iodised salt, algae, seafood, seaweed (kelp & nori), animal derived foods (eggs, meat, dairy products)

Iron

red blood cell oxygen delivery, immunity, protein synthesis, enzyme reactions, metabolism

red meat, poultry, dried fruit, green leafy vegetables lentils, beans, tofu, chickpeas

Magnesium

building bones, manufacturing proteins, releasing energy from muscle storage, and regulating body temperature

cereals, grains, vegetables, meat, poultry, fish, nuts, dairy products

Selenium

facilitates vitamin E absorption, elevates antioxidant levels, beneficial for cardiovascular and immune health

plant foods, brazil nuts, tuna, beef, and poultry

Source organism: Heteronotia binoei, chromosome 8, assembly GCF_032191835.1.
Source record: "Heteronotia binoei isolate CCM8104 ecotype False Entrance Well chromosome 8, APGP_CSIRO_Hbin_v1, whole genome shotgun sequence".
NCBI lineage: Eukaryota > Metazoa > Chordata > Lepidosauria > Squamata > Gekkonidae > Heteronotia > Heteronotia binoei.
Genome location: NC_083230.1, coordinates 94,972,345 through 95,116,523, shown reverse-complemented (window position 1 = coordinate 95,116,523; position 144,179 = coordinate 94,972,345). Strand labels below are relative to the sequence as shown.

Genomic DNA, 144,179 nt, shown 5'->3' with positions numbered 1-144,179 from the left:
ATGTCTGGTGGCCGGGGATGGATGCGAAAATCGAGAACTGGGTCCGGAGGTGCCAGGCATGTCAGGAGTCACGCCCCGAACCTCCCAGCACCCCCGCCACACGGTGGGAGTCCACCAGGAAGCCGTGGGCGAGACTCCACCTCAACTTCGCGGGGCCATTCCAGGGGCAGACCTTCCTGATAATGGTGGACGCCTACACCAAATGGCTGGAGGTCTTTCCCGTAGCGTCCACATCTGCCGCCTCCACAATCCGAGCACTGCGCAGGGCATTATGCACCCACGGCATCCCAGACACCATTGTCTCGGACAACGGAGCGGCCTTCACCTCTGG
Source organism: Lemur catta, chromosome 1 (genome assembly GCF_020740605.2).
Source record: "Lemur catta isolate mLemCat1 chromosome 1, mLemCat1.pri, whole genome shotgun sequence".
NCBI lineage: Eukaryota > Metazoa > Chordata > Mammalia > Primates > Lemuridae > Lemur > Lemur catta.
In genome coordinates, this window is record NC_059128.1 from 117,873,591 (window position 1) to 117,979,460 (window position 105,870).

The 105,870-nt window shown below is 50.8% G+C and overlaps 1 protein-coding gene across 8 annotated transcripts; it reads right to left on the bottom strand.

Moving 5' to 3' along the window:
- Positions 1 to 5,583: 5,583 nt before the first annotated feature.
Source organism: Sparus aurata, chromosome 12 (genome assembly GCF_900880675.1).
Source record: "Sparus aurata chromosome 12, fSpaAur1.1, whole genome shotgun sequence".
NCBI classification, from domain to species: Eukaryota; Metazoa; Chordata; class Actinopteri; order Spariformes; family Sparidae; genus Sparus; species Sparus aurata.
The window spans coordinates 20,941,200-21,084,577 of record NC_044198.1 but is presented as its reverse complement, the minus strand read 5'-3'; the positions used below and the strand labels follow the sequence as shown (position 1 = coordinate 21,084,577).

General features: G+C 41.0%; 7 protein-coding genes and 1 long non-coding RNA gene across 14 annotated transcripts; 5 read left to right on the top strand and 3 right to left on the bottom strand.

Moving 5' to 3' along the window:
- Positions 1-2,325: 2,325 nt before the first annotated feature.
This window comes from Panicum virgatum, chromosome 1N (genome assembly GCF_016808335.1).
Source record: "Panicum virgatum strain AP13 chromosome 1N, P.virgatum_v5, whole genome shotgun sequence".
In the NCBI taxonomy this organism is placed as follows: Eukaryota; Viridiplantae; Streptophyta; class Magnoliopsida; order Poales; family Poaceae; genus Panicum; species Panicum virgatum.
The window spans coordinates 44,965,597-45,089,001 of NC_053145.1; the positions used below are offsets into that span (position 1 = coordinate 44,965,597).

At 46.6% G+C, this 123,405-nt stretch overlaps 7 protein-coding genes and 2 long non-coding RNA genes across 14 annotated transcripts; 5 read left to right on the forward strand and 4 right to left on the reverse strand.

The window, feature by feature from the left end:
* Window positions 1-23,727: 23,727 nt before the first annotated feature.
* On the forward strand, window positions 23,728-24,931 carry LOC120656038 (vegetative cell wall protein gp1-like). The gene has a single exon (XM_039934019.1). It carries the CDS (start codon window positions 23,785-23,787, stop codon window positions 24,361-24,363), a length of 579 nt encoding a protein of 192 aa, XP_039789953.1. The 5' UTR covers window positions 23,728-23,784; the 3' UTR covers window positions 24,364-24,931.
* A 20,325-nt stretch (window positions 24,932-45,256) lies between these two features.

Zinc

wound healing, regulates enzyme activity and metabolic activities, cell structure integrity and cell function

red meat, poultry, seafood, eggs, nuts, whole grains, fortified breakfast cereals, and dairy products

DHA

development and maintenance of brain, eye, cardiovascular and immune health, antioxidant

oily fish, flaxseeds, walnuts, soybeans, and tofu

EPA

development and maintenance of brain, cardiovascular and immune health, antioxidant

oily fish, flaxseeds, walnuts, soybeans, and tofu

 

References

  1. The Linus Pauling Instititue at Oregon State University. http://lpi.oregonstate.edu/infocenter/vitamins
  2. Tanphaichitr V. Thiamin. In: Shils M, Olson JA, Shike M, Ross AC, eds. Modern Nutrition in Health and Disease. 9th ed. Baltimore: Williams & Wilkins; 1999:381-389.
  3. Rindi G. Thiamin. In: Ziegler EE, Filer LJ, eds. Present Knowledge in Nutrition. 7th ed. Washington D.C.: ILSI Press; 1996:160-166.